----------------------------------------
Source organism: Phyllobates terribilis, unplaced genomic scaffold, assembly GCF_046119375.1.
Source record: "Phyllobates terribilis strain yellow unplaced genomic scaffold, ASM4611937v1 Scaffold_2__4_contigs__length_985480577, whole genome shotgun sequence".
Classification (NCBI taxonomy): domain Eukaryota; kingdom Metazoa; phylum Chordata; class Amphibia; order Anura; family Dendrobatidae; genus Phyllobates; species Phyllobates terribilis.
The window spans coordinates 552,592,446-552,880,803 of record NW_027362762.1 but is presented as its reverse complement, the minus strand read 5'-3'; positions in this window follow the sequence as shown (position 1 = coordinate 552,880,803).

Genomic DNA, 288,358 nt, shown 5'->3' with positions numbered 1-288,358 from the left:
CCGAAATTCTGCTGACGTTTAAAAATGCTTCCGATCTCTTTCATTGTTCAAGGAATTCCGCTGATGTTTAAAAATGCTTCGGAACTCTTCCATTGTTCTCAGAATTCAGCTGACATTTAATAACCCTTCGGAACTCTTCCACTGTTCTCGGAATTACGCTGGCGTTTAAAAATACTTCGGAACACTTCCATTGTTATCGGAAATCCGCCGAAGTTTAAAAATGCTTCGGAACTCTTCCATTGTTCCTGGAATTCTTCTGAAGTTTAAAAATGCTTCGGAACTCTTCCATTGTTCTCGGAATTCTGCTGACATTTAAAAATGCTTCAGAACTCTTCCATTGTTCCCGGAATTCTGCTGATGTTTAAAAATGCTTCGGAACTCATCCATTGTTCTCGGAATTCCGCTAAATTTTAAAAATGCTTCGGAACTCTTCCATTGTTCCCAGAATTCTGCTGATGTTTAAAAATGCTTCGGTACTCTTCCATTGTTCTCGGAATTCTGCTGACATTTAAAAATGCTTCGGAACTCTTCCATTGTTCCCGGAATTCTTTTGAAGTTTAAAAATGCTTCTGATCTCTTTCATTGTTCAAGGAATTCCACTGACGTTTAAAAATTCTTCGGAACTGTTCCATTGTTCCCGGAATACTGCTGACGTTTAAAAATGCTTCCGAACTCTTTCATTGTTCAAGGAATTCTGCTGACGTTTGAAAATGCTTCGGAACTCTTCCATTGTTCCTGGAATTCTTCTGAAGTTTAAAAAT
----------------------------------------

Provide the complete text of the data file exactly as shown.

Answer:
Source organism: Phyllobates terribilis, unplaced genomic scaffold, assembly GCF_046119375.1.
Source record: "Phyllobates terribilis strain yellow unplaced genomic scaffold, ASM4611937v1 Scaffold_2__4_contigs__length_985480577, whole genome shotgun sequence".
Classification (NCBI taxonomy): domain Eukaryota; kingdom Metazoa; phylum Chordata; class Amphibia; order Anura; family Dendrobatidae; genus Phyllobates; species Phyllobates terribilis.
The window spans coordinates 552,592,446-552,880,803 of record NW_027362762.1 but is presented as its reverse complement, the minus strand read 5'-3'; positions in this window follow the sequence as shown (position 1 = coordinate 552,880,803).

Genomic DNA, 288,358 nt, shown 5'->3' with positions numbered 1-288,358 from the left:
CCGAAATTCTGCTGACGTTTAAAAATGCTTCCGATCTCTTTCATTGTTCAAGGAATTCCGCTGATGTTTAAAAATGCTTCGGAACTCTTCCATTGTTCTCAGAATTCAGCTGACATTTAATAACCCTTCGGAACTCTTCCACTGTTCTCGGAATTACGCTGGCGTTTAAAAATACTTCGGAACACTTCCATTGTTATCGGAAATCCGCCGAAGTTTAAAAATGCTTCGGAACTCTTCCATTGTTCCTGGAATTCTTCTGAAGTTTAAAAATGCTTCGGAACTCTTCCATTGTTCTCGGAATTCTGCTGACATTTAAAAATGCTTCAGAACTCTTCCATTGTTCCCGGAATTCTGCTGATGTTTAAAAATGCTTCGGAACTCATCCATTGTTCTCGGAATTCCGCTAAATTTTAAAAATGCTTCGGAACTCTTCCATTGTTCCCAGAATTCTGCTGATGTTTAAAAATGCTTCGGTACTCTTCCATTGTTCTCGGAATTCTGCTGACATTTAAAAATGCTTCGGAACTCTTCCATTGTTCCCGGAATTCTTTTGAAGTTTAAAAATGCTTCTGATCTCTTTCATTGTTCAAGGAATTCCACTGACGTTTAAAAATTCTTCGGAACTGTTCCATTGTTCCCGGAATACTGCTGACGTTTAAAAATGCTTCCGAACTCTTTCATTGTTCAAGGAATTCTGCTGACGTTTGAAAATGCTTCGGAACTCTTCCATTGTTCCTGGAATTCTTCTGAAGTTTAAAAAT